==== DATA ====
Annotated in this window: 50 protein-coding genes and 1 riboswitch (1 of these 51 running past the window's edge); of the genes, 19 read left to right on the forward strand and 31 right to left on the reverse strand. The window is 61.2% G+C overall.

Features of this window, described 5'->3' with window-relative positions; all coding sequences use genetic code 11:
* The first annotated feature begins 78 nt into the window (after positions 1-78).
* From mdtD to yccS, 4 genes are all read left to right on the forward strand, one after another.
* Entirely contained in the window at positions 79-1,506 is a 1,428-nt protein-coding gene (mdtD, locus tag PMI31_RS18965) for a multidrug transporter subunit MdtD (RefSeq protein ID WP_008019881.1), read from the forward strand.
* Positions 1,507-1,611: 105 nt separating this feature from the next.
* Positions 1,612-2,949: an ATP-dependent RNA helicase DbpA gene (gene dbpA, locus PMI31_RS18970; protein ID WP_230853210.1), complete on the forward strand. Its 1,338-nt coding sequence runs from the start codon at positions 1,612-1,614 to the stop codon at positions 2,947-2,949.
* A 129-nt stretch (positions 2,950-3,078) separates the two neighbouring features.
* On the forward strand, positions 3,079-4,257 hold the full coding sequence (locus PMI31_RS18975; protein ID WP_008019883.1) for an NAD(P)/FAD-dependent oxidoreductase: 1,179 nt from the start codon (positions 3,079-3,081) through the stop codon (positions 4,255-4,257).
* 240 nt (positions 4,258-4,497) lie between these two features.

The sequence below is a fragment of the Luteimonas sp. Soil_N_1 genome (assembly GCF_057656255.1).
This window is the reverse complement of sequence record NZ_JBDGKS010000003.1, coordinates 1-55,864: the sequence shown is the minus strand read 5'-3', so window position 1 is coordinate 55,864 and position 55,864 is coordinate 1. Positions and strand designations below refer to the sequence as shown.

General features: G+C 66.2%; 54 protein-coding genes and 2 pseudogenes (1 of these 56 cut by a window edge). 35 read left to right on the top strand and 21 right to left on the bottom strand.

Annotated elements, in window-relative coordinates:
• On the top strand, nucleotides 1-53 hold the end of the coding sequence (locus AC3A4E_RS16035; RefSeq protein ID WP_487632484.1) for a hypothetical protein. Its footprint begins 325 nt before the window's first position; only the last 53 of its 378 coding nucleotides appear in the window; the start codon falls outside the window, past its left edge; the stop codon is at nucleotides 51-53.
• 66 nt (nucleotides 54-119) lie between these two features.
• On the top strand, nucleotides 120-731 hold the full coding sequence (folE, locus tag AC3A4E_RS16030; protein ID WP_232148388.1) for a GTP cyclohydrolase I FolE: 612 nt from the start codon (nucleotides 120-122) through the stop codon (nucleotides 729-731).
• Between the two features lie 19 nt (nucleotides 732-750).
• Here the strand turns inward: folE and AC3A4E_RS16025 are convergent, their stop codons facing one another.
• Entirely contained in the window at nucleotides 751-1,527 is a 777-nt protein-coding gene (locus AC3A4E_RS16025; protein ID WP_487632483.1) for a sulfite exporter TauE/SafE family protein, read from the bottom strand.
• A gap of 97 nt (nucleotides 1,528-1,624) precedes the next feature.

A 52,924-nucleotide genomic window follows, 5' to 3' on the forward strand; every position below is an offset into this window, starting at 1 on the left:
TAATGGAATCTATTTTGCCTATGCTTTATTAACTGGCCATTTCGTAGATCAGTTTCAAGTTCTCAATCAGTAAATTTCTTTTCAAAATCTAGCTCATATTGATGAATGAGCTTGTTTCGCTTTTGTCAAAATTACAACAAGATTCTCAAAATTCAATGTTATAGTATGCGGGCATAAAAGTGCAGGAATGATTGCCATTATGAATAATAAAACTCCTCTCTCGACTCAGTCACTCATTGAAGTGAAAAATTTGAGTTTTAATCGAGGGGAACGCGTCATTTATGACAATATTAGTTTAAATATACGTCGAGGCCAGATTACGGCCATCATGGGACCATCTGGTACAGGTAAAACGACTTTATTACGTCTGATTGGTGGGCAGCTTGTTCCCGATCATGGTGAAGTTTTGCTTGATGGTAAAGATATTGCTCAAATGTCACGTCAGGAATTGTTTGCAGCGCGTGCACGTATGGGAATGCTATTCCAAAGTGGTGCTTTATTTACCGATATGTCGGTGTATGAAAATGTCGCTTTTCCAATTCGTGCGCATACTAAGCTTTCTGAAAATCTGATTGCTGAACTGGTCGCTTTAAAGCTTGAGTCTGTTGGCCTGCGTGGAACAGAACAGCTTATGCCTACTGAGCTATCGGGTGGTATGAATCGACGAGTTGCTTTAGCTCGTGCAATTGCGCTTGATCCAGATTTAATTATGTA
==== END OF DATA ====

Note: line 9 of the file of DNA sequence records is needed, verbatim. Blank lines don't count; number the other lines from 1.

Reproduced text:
* On the forward strand, positions 3,079-4,257 hold the full coding sequence (locus PMI31_RS18975; protein ID WP_008019883.1) for an NAD(P)/FAD-dependent oxidoreductase: 1,179 nt from the start codon (positions 3,079-3,081) through the stop codon (positions 4,255-4,257).